FRANZ R. SEL.

L I. LARSW.

US2025662A 1934-03-08 1935-02-08 Copper alloys Expired - Lifetime US2025662A (en)

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Application Number Priority Date Filing Date Title
US2281691A US2281691A (en) 1934-03-08 1934-03-08 Process for heat treating copper alloys
US2025662A US2025662A (en) 1934-03-08 1935-02-08 Copper alloys

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Cited By (15)

* Cited by examiner, † Cited by third party
Publication number Priority date Publication date Assignee Title
US3054671A (en) * 1961-03-24 1962-09-18 Gilbert J London Hardening of copper alloys
US3143442A (en) * 1962-01-23 1964-08-04 Mallory & Co Inc P R Copper-base alloys and method of heat treating them
US3172762A (en) * 1965-03-09 Oxygen-free copper base alloy contain-
US3189444A (en) * 1958-07-24 1965-06-15 Colorado Seminary Metallic composition and method of making
US3194655A (en) * 1961-07-28 1965-07-13 Nat Distillers Chem Corp Process for making a copper-chromiumzirconium alloy
US3478189A (en) * 1967-10-19 1969-11-11 Atomic Energy Commission Wheel-type electrode for welding beryllium metal
US4008081A (en) * 1975-06-24 1977-02-15 Westinghouse Electric Corporation Method of making vacuum interrupter contact materials
US4221040A (en) * 1978-08-02 1980-09-09 Good Lewis D Method for making pellet for charging furnaces
US4224066A (en) * 1979-06-26 1980-09-23 Olin Corporation Copper base alloy and process
US5252147A (en) * 1989-06-15 1993-10-12 Iowa State University Research Foundation, Inc. Modification of surface properties of copper-refractory metal alloys
US5306465A (en) * 1992-11-04 1994-04-26 Olin Corporation Copper alloy having high strength and high electrical conductivity
US5370840A (en) * 1992-11-04 1994-12-06 Olin Corporation Copper alloy having high strength and high electrical conductivity
US5486244A (en) * 1992-11-04 1996-01-23 Olin Corporation Process for improving the bend formability of copper alloys
US5714117A (en) * 1996-01-31 1998-02-03 Iowa State University Research Foundation, Inc. Air melting of Cu-Cr alloys
US6053994A (en) * 1997-09-12 2000-04-25 Fisk Alloy Wire, Inc. Copper alloy wire and cable and method for preparing same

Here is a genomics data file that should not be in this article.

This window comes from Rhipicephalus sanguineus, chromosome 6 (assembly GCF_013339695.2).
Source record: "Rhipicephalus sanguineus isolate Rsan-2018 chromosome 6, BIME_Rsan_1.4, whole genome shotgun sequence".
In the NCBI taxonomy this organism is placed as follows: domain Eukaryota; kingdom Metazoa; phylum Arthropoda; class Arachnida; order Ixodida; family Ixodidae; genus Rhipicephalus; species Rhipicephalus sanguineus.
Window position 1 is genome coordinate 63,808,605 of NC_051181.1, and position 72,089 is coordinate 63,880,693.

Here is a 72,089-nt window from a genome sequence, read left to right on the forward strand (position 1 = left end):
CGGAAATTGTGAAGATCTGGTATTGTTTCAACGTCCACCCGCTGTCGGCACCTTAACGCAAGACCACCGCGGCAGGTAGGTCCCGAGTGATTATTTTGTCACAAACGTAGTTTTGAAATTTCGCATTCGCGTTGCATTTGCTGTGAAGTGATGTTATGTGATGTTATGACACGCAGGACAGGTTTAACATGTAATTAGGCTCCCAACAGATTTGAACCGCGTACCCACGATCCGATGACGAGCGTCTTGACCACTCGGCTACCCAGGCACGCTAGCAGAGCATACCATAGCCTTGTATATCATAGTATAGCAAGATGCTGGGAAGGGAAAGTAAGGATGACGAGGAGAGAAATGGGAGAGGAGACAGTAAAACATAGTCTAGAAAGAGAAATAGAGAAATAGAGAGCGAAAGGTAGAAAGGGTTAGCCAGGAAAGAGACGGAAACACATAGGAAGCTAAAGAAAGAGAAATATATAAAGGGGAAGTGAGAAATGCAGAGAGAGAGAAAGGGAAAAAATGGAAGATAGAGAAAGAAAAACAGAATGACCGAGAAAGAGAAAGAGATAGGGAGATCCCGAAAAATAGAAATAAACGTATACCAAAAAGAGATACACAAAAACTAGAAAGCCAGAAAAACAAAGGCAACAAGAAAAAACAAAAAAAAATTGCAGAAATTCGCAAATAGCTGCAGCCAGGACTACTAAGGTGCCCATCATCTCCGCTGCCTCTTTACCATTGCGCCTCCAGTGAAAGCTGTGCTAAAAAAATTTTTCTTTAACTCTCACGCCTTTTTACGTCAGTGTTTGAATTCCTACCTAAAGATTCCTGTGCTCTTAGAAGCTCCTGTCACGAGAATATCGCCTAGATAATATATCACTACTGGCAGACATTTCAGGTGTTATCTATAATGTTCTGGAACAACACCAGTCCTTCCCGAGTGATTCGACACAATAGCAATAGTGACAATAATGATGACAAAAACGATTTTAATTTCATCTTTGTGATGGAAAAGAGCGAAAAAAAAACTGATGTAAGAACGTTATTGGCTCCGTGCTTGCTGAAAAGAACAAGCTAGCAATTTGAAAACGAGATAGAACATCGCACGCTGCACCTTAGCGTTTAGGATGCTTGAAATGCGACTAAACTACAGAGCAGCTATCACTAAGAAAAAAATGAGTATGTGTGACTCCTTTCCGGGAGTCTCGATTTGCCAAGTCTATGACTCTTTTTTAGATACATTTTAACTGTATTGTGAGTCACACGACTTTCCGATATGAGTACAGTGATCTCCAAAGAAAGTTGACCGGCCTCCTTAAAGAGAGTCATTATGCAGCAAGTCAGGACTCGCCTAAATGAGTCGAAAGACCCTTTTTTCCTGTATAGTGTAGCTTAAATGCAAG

Cited By (16)

* Cited by examiner, † Cited by third party
Publication number Priority date Publication date Assignee Title
US3172762A (en) * 1965-03-09 Oxygen-free copper base alloy contain-
US3189444A (en) * 1958-07-24 1965-06-15 Colorado Seminary Metallic composition and method of making
US3054671A (en) * 1961-03-24 1962-09-18 Gilbert J London Hardening of copper alloys
US3194655A (en) * 1961-07-28 1965-07-13 Nat Distillers Chem Corp Process for making a copper-chromiumzirconium alloy
US3143442A (en) * 1962-01-23 1964-08-04 Mallory & Co Inc P R Copper-base alloys and method of heat treating them
US3478189A (en) * 1967-10-19 1969-11-11 Atomic Energy Commission Wheel-type electrode for welding beryllium metal
US4008081A (en) * 1975-06-24 1977-02-15 Westinghouse Electric Corporation Method of making vacuum interrupter contact materials
US4221040A (en) * 1978-08-02 1980-09-09 Good Lewis D Method for making pellet for charging furnaces
US4224066A (en) * 1979-06-26 1980-09-23 Olin Corporation Copper base alloy and process
US5252147A (en) * 1989-06-15 1993-10-12 Iowa State University Research Foundation, Inc. Modification of surface properties of copper-refractory metal alloys
US5306465A (en) * 1992-11-04 1994-04-26 Olin Corporation Copper alloy having high strength and high electrical conductivity
US5370840A (en) * 1992-11-04 1994-12-06 Olin Corporation Copper alloy having high strength and high electrical conductivity
US5486244A (en) * 1992-11-04 1996-01-23 Olin Corporation Process for improving the bend formability of copper alloys
US5601665A (en) * 1992-11-04 1997-02-11 Olin Corporation Process for improving the bend formability of copper alloys
US5714117A (en) * 1996-01-31 1998-02-03 Iowa State University Research Foundation, Inc. Air melting of Cu-Cr alloys
US6053994A (en) * 1997-09-12 2000-04-25 Fisk Alloy Wire, Inc. Copper alloy wire and cable and method for preparing same